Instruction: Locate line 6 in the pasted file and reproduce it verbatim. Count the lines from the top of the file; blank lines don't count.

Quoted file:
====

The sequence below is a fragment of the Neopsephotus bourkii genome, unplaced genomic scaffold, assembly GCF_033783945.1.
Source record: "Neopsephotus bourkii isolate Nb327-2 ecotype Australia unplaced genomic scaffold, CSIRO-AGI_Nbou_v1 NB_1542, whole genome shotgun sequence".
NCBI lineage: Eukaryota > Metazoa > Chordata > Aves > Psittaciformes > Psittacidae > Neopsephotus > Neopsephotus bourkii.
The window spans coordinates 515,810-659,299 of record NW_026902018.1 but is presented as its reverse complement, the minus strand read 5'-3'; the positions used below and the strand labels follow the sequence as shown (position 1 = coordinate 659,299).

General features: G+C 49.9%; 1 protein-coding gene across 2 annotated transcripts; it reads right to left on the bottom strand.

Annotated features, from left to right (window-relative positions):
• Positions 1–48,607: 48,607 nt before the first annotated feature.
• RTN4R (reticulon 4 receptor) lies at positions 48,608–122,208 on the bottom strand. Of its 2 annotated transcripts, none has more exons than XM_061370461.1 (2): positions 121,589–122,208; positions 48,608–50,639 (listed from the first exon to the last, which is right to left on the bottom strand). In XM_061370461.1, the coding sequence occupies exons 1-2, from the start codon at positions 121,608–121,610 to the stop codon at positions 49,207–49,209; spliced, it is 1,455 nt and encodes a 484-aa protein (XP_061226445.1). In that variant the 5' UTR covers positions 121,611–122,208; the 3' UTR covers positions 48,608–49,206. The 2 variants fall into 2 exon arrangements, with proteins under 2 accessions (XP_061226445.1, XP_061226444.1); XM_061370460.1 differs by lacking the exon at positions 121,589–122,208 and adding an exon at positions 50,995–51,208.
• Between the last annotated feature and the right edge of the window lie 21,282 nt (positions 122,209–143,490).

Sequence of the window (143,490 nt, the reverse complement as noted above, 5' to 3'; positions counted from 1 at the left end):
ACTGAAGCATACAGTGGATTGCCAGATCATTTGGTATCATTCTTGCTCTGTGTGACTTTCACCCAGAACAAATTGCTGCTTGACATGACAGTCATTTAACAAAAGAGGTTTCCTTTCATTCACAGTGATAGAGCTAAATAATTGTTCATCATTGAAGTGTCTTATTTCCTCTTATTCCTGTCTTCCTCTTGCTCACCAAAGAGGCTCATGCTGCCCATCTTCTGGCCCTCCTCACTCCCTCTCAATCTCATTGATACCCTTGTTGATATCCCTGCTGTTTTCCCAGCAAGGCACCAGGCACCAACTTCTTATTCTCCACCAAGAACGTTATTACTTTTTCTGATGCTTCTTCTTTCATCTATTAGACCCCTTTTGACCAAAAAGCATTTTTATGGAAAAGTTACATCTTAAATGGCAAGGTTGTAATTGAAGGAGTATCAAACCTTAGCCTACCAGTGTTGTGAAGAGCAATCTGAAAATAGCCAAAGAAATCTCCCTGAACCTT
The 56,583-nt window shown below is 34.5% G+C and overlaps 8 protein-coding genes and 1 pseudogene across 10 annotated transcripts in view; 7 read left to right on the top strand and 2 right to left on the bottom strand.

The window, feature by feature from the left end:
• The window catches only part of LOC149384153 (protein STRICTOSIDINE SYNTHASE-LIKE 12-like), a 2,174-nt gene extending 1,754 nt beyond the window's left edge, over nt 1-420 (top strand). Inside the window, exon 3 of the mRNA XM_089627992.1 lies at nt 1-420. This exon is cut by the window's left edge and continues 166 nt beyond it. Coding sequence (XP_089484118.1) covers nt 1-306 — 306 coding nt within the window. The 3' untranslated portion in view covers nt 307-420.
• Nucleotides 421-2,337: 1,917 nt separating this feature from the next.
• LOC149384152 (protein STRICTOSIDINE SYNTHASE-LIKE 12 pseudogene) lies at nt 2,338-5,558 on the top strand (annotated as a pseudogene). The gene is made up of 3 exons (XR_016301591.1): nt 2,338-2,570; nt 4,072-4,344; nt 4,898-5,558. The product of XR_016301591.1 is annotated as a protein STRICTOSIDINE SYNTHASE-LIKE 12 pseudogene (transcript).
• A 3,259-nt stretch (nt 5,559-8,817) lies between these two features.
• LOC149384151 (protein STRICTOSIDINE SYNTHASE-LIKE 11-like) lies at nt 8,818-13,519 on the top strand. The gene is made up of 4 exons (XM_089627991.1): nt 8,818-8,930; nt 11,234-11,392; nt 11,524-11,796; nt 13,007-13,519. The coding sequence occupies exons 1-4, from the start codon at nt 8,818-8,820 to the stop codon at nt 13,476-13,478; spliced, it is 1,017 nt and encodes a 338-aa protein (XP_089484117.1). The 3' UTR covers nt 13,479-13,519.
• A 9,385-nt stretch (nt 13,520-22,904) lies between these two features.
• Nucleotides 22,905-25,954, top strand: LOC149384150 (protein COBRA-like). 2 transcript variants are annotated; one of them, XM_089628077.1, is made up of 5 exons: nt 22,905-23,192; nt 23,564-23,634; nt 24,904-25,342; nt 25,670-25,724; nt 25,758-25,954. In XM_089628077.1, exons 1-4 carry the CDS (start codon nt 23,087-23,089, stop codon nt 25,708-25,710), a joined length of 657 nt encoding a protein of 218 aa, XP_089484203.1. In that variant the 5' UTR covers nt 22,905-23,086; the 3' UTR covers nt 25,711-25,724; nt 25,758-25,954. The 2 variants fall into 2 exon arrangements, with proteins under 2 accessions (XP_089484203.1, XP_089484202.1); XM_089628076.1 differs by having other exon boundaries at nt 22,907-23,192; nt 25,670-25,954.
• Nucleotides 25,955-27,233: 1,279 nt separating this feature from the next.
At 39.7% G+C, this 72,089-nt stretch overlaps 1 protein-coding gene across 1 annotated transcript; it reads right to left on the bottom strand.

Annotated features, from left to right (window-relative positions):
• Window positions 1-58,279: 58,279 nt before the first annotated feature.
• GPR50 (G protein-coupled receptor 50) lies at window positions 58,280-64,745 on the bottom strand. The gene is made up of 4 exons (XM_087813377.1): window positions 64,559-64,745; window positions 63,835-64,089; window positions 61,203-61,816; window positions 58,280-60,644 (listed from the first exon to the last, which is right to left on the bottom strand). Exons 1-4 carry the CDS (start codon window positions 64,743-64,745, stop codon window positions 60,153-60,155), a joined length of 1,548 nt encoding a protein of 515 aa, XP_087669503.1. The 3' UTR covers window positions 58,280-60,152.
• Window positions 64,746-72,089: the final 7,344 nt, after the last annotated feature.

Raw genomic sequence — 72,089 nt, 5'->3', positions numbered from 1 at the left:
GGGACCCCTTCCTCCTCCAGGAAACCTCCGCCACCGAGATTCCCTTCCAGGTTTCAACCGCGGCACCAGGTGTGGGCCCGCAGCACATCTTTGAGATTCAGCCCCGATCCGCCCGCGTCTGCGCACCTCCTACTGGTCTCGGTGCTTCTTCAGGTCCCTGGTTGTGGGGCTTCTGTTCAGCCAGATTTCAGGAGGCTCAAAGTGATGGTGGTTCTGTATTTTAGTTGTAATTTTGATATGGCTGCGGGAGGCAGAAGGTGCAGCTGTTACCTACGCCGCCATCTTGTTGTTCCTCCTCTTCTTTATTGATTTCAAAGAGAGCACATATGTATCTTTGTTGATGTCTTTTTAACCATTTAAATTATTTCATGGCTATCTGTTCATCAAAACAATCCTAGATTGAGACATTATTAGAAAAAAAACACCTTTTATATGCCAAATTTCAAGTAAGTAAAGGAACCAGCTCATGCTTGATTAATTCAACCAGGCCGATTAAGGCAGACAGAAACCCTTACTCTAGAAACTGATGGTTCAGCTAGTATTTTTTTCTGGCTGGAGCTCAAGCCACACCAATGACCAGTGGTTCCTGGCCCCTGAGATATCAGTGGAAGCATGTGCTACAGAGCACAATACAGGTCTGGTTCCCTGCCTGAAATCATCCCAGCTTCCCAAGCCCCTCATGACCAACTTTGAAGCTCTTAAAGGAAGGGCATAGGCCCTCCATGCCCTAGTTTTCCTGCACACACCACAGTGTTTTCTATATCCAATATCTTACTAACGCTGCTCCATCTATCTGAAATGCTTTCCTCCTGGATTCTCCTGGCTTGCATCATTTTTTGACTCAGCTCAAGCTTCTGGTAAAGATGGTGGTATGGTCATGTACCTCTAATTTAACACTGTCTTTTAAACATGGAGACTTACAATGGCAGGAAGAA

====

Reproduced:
Annotated features, from left to right (window-relative positions):